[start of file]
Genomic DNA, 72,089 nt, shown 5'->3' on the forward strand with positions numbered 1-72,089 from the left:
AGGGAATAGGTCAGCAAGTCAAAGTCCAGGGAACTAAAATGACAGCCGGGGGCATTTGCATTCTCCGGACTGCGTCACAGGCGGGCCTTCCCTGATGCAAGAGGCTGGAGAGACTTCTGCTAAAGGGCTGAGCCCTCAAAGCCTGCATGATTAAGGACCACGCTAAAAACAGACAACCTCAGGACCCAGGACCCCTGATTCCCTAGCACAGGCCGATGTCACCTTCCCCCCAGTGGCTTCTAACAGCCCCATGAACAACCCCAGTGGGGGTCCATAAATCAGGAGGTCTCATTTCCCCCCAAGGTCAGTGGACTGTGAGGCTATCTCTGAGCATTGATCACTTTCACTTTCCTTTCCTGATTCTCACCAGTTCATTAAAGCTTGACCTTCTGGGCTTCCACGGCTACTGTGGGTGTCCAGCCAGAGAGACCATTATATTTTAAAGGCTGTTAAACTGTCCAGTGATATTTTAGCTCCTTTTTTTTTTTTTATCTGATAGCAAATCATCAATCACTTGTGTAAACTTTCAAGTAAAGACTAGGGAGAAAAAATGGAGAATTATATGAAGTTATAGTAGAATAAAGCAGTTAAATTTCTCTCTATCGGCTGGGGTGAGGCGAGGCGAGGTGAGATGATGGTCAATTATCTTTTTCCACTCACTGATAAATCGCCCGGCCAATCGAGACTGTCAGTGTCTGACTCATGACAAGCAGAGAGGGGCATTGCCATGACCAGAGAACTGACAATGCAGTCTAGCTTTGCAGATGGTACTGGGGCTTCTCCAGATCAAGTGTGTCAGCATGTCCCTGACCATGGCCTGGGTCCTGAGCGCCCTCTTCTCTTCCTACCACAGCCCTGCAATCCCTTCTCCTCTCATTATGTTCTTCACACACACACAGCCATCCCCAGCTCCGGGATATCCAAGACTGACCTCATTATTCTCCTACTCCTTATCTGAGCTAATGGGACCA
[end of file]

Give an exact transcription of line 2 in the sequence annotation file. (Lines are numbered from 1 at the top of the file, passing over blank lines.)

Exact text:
AGGGAATAGGTCAGCAAGTCAAAGTCCAGGGAACTAAAATGACAGCCGGGGGCATTTGCATTCTCCGGACTGCGTCACAGGCGGGCCTTCCCTGATGCAAGAGGCTGGAGAGACTTCTGCTAAAGGGCTGAGCCCTCAAAGCCTGCATGATTAAGGACCACGCTAAAAACAGACAACCTCAGGACCCAGGACCCCTGATTCCCTAGCACAGGCCGATGTCACCTTCCCCCCAGTGGCTTCTAACAGCCCCATGAACAACCCCAGTGGGGGTCCATAAATCAGGAGGTCTCATTTCCCCCCAAGGTCAGTGGACTGTGAGGCTATCTCTGAGCATTGATCACTTTCACTTTCCTTTCCTGATTCTCACCAGTTCATTAAAGCTTGACCTTCTGGGCTTCCACGGCTACTGTGGGTGTCCAGCCAGAGAGACCATTATATTTTAAAGGCTGTTAAACTGTCCAGTGATATTTTAGCTCCTTTTTTTTTTTTTATCTGATAGCAAATCATCAATCACTTGTGTAAACTTTCAAGTAAAGACTAGGGAGAAAAAATGGAGAATTATATGAAGTTATAGTAGAATAAAGCAGTTAAATTTCTCTCTATCGGCTGGGGTGAGGCGAGGCGAGGTGAGATGATGGTCAATTATCTTTTTCCACTCACTGATAAATCGCCCGGCCAATCGAGACTGTCAGTGTCTGACTCATGACAAGCAGAGAGGGGCATTGCCATGACCAGAGAACTGACAATGCAGTCTAGCTTTGCAGATGGTACTGGGGCTTCTCCAGATCAAGTGTGTCAGCATGTCCCTGACCATGGCCTGGGTCCTGAGCGCCCTCTTCTCTTCCTACCACAGCCCTGCAATCCCTTCTCCTCTCATTATGTTCTTCACACACACACAGCCATCCCCAGCTCCGGGATATCCAAGACTGACCTCATTATTCTCCTACTCCTTATCTGAGCTAATGGGACCA